The past does press in on us. Our habits are formed and they can seem to be immovable, immutable. It is easy to say that once something has been put into action it is hard to stop it. This is particularly true of habits of thought and action that become built into our world, and we begin to think this is the natural course of events. We turn habits into unbreakable laws and say this is how it is. We can become prisoners of the past. We can become bound to our idolatries, our regrets, our greed, or our fears. So it is important to cry out - this shall not be. We shall not be caught in the negative reality. We shall not be victims.
For many, the hard question is how do we know God actually does affect the outcomes of every event, so that the past does not determine the future. My teacher, John Cobb, said that miracles are not a stopping of the natural order, a supernatural event. They are outcomes we never saw coming, were not predicted. It is true many influences create every event but the outcome can still be an unexpected, an unimagined outcome - could not be predicted. In this sense there is a transformation of reality, the present actually changes the course of history. Transformation brings in a new beginning, a new way of seeing. Before the transformation we saw reality and said this is how it will be in the future. A transformation event changes reality and how we see - we cannot go back to old ideas and methods.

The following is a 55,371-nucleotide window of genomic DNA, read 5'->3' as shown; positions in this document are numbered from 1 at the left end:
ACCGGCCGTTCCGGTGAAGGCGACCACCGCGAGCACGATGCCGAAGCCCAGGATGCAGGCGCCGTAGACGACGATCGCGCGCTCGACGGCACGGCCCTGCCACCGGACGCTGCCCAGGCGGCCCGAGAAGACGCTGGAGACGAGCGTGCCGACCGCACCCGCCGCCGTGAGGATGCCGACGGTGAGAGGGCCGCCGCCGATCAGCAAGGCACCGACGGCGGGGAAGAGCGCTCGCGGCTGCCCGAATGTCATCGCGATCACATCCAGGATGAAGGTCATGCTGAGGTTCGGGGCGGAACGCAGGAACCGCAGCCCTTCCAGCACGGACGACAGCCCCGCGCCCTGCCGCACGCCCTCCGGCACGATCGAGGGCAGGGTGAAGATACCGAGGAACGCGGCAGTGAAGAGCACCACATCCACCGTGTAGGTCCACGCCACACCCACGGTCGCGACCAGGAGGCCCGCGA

Like the Isaiah passage Mark reflects a community’s experience of transformation. He connects a beginning passage with the experience of resurrection. The end of the narrative is in its beginning. It is an affirmation that there is a reality breaking into every moment that heals and brings peace beyond all understanding. This is the gift of God, and the community found it their interaction with Jesus.
The providential love of God is found here and now, the kingdom of God is continuously breaking into reality. Jesus is another moment of transformation.
Advent is a time of spiritual practice that prepares us to see how our reality has been transformed. It changes our hearts so we can see that the shalom of God is the true word about reality. God’s peace is here and we can let it inform our hearts and heads so we live out of values of the kingdom. Advent invites us to stop so we can begin again - see in the movement of history and our lives the love at God at work. It is to shake off old ways of seeing and preparing our hearts for the shalom of God to inform us. In preparing space in our time and hearts for God we are re-energized, to be the witnesses and workers for transformation. We break the bounds of fear and live boldly for the sake of the world, to be the voices of compassion and care. We are the voices in our contemporary wilderness speaking words and acts of peace - to cry out God is here, join in the care of all.